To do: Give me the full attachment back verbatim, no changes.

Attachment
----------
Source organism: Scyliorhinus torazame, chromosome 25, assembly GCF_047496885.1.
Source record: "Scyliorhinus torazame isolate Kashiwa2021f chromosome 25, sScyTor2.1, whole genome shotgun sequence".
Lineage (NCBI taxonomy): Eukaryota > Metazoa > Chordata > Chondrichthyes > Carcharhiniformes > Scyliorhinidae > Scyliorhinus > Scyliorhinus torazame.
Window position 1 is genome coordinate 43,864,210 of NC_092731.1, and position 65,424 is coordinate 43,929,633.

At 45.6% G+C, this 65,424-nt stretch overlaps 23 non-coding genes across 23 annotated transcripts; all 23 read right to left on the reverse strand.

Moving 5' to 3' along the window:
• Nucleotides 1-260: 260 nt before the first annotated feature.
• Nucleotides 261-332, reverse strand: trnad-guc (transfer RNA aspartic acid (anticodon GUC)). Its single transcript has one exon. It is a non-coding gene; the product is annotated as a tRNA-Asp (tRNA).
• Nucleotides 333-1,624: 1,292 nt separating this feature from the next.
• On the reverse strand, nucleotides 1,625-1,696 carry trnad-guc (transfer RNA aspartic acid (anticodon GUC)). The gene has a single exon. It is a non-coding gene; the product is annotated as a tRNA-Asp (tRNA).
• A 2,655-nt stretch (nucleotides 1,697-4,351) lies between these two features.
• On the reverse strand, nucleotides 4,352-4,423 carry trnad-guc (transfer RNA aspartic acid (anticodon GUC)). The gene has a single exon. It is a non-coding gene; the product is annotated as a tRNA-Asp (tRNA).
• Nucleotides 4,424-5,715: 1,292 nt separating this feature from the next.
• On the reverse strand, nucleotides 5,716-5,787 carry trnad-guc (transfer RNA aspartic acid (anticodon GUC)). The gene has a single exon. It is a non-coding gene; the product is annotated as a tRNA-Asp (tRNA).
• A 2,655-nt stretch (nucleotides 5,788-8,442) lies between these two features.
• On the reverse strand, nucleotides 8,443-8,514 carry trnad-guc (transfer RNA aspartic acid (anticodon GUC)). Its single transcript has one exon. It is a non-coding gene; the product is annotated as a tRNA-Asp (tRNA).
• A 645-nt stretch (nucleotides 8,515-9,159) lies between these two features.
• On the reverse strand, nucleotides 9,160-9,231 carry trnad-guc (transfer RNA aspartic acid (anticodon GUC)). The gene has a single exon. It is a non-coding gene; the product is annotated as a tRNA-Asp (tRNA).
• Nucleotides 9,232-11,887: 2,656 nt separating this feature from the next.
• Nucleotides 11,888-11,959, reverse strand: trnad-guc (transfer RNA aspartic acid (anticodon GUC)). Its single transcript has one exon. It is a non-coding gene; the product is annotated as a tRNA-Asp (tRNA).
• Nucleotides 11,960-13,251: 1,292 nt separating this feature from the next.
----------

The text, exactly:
Source organism: Scyliorhinus torazame, chromosome 25, assembly GCF_047496885.1.
Source record: "Scyliorhinus torazame isolate Kashiwa2021f chromosome 25, sScyTor2.1, whole genome shotgun sequence".
Lineage (NCBI taxonomy): Eukaryota > Metazoa > Chordata > Chondrichthyes > Carcharhiniformes > Scyliorhinidae > Scyliorhinus > Scyliorhinus torazame.
Window position 1 is genome coordinate 43,864,210 of NC_092731.1, and position 65,424 is coordinate 43,929,633.

At 45.6% G+C, this 65,424-nt stretch overlaps 23 non-coding genes across 23 annotated transcripts; all 23 read right to left on the reverse strand.

Moving 5' to 3' along the window:
• Nucleotides 1-260: 260 nt before the first annotated feature.
• Nucleotides 261-332, reverse strand: trnad-guc (transfer RNA aspartic acid (anticodon GUC)). Its single transcript has one exon. It is a non-coding gene; the product is annotated as a tRNA-Asp (tRNA).
• Nucleotides 333-1,624: 1,292 nt separating this feature from the next.
• On the reverse strand, nucleotides 1,625-1,696 carry trnad-guc (transfer RNA aspartic acid (anticodon GUC)). The gene has a single exon. It is a non-coding gene; the product is annotated as a tRNA-Asp (tRNA).
• A 2,655-nt stretch (nucleotides 1,697-4,351) lies between these two features.
• On the reverse strand, nucleotides 4,352-4,423 carry trnad-guc (transfer RNA aspartic acid (anticodon GUC)). The gene has a single exon. It is a non-coding gene; the product is annotated as a tRNA-Asp (tRNA).
• Nucleotides 4,424-5,715: 1,292 nt separating this feature from the next.
• On the reverse strand, nucleotides 5,716-5,787 carry trnad-guc (transfer RNA aspartic acid (anticodon GUC)). The gene has a single exon. It is a non-coding gene; the product is annotated as a tRNA-Asp (tRNA).
• A 2,655-nt stretch (nucleotides 5,788-8,442) lies between these two features.
• On the reverse strand, nucleotides 8,443-8,514 carry trnad-guc (transfer RNA aspartic acid (anticodon GUC)). Its single transcript has one exon. It is a non-coding gene; the product is annotated as a tRNA-Asp (tRNA).
• A 645-nt stretch (nucleotides 8,515-9,159) lies between these two features.
• On the reverse strand, nucleotides 9,160-9,231 carry trnad-guc (transfer RNA aspartic acid (anticodon GUC)). The gene has a single exon. It is a non-coding gene; the product is annotated as a tRNA-Asp (tRNA).
• Nucleotides 9,232-11,887: 2,656 nt separating this feature from the next.
• Nucleotides 11,888-11,959, reverse strand: trnad-guc (transfer RNA aspartic acid (anticodon GUC)). Its single transcript has one exon. It is a non-coding gene; the product is annotated as a tRNA-Asp (tRNA).
• Nucleotides 11,960-13,251: 1,292 nt separating this feature from the next.